Hue was the capital of Vietnam during the Nguyem Dynasty which compared to other historical sites is comparatively recent (19th Century). The Citadel is vast and contains many Palaces & Temples all surrounded by substantial moats containing substantial Koy Carp and catfish. It was obviously very grand – think Beijing Forbidden City with mildew and many areas were flattened and destroyed either by the French in the 1st Indochina War or more recently – and I suspect more devastating – by the US during the Vietnam War.
Then onto a large Pagoda and Temple complex, occupied with young monks with very dramatic hair dos, and whose sole activity seemed to be tolling the various large bells that were scattered throughout.
Those of you who were paying attention to Vietnamese issues in the 1960 may remember the Buddhist Monk (the first of several) who cremated himself at one of the major intersections in Saigon, in front of the worlds press and TV crews. He was protesting against the corrupt and brutal regime in South Vietnam. His actions were displayed and broadcast around the world and became one of the iconic images of the Vietnamese conflicts. The car that he was driven in to his death is looked after and venerated by the monks in this Pagoda.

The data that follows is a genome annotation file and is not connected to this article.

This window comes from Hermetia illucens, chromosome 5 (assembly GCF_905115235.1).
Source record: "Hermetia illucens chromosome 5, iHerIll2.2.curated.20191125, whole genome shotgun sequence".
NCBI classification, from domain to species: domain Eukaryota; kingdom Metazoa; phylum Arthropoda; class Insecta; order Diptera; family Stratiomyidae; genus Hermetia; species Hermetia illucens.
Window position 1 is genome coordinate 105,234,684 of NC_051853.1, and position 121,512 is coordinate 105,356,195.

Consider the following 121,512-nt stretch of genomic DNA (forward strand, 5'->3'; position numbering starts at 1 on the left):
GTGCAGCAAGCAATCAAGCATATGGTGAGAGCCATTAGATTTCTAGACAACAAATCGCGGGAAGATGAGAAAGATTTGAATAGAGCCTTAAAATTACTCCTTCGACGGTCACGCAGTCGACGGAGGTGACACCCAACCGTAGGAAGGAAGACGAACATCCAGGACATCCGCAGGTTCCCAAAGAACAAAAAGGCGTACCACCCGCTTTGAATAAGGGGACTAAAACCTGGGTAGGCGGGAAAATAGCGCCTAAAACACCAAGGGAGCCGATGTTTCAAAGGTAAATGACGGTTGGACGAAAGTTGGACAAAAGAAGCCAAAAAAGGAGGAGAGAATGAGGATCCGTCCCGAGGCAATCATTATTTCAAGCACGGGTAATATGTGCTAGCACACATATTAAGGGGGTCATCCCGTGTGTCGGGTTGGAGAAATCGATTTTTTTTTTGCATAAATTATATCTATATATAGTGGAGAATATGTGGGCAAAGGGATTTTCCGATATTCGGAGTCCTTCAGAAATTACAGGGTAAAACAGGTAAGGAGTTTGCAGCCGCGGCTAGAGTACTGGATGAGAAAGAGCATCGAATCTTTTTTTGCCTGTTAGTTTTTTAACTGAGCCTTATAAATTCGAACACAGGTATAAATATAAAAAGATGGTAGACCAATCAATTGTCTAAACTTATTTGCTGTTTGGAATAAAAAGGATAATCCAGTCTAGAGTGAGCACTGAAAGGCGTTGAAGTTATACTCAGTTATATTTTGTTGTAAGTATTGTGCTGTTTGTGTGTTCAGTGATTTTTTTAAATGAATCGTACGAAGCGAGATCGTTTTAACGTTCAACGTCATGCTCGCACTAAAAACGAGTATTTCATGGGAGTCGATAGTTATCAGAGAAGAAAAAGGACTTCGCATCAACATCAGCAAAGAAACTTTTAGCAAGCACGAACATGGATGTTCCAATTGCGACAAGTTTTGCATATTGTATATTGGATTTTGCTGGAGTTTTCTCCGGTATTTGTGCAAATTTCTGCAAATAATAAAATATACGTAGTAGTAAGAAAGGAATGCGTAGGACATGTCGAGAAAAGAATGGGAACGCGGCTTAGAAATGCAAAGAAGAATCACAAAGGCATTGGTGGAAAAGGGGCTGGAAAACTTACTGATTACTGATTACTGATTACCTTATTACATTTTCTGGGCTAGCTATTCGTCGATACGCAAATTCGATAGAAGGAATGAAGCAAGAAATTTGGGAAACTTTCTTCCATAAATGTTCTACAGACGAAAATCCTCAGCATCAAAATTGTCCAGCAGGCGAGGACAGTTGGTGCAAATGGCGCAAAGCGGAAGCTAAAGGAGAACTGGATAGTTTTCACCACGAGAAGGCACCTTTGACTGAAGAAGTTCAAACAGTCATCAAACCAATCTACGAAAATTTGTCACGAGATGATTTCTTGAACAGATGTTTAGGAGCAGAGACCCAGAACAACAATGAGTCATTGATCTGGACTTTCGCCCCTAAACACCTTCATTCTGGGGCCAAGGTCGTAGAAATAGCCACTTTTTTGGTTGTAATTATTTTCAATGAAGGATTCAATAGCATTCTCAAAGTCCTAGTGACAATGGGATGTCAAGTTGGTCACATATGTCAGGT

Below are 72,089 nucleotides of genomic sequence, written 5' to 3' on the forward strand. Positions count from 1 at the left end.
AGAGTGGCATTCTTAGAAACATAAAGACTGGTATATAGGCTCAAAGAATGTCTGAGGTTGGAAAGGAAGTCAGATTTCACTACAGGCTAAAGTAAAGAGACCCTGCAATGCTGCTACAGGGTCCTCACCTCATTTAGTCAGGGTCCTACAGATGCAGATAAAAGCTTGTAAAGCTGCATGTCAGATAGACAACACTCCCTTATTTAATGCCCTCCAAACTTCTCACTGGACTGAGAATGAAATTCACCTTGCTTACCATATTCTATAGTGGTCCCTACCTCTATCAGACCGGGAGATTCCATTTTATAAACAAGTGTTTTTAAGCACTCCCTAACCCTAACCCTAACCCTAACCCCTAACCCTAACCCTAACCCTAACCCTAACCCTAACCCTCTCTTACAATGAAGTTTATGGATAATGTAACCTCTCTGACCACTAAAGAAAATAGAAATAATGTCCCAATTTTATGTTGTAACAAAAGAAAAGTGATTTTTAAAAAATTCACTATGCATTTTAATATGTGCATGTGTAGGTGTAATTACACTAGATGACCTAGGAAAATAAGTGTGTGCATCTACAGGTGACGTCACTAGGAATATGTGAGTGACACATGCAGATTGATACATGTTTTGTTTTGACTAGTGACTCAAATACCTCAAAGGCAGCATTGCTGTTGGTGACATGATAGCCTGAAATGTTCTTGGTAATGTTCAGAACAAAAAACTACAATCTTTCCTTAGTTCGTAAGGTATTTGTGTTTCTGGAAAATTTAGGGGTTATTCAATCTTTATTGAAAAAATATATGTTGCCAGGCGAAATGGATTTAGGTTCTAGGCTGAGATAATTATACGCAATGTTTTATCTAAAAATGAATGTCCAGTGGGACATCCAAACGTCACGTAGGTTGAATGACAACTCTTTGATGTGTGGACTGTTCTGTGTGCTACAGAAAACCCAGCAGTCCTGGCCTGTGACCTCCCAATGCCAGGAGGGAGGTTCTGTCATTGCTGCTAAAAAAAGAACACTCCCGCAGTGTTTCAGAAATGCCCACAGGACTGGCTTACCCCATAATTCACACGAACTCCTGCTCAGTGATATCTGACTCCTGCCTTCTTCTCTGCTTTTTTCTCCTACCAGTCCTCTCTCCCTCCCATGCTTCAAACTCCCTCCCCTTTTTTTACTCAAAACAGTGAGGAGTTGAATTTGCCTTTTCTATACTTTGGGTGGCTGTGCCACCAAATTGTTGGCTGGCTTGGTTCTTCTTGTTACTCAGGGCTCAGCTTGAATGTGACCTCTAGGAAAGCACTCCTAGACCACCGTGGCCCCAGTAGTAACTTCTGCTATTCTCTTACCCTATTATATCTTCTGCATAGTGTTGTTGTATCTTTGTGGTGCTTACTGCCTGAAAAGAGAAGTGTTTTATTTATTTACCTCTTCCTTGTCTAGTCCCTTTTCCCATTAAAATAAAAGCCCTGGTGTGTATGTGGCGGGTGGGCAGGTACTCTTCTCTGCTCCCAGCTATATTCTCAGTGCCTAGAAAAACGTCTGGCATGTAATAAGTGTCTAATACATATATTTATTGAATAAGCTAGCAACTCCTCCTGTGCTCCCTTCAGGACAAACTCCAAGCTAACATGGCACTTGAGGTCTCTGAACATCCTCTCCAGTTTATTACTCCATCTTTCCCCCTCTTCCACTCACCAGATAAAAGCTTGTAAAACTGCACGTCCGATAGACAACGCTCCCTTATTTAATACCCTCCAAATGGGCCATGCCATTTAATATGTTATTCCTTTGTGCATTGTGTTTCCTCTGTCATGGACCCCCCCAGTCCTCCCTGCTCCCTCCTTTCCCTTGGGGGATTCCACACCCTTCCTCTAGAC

Then a cruise along the Perfume River and back to our hotel to discover that Hue is still closed for Tet and that we will be eating again in the rather good, if not somewhat “up itself” restaurant in the Hotel. Off to Danang and Hoi An tomorrow as we head towards Hanoi and ultimately homewards.
2 thoughts on “Hue – The Citadel, A Pagoda and a cruise down the Perfume River”
My favourite place in Vietnam.The town looks as if it has been smartened up a lot. I was there in August 1994 when a lot of old French soldiers were arrogantly stumbling through the ruins reminiscing about their time there. It was the 40th anniversary of the end of the Indochina war when they finally left. Did a meditation with one of the monks at the pagoda.Altogether A very enlightening experience!
Hue was OK though had virtually shut down for Tet New Year. Moved onto Hoi An which is my favourite so far. A much nicer vibe and the US didn’t manage to flatten it like Hue though I fear that the Temple at My Son that we are about to see is mainly “rubble”. Hoi An . Loads of great shops and restaurants. Now if only we could get rid of all those ghastly Chinese tourists twould be heaven !!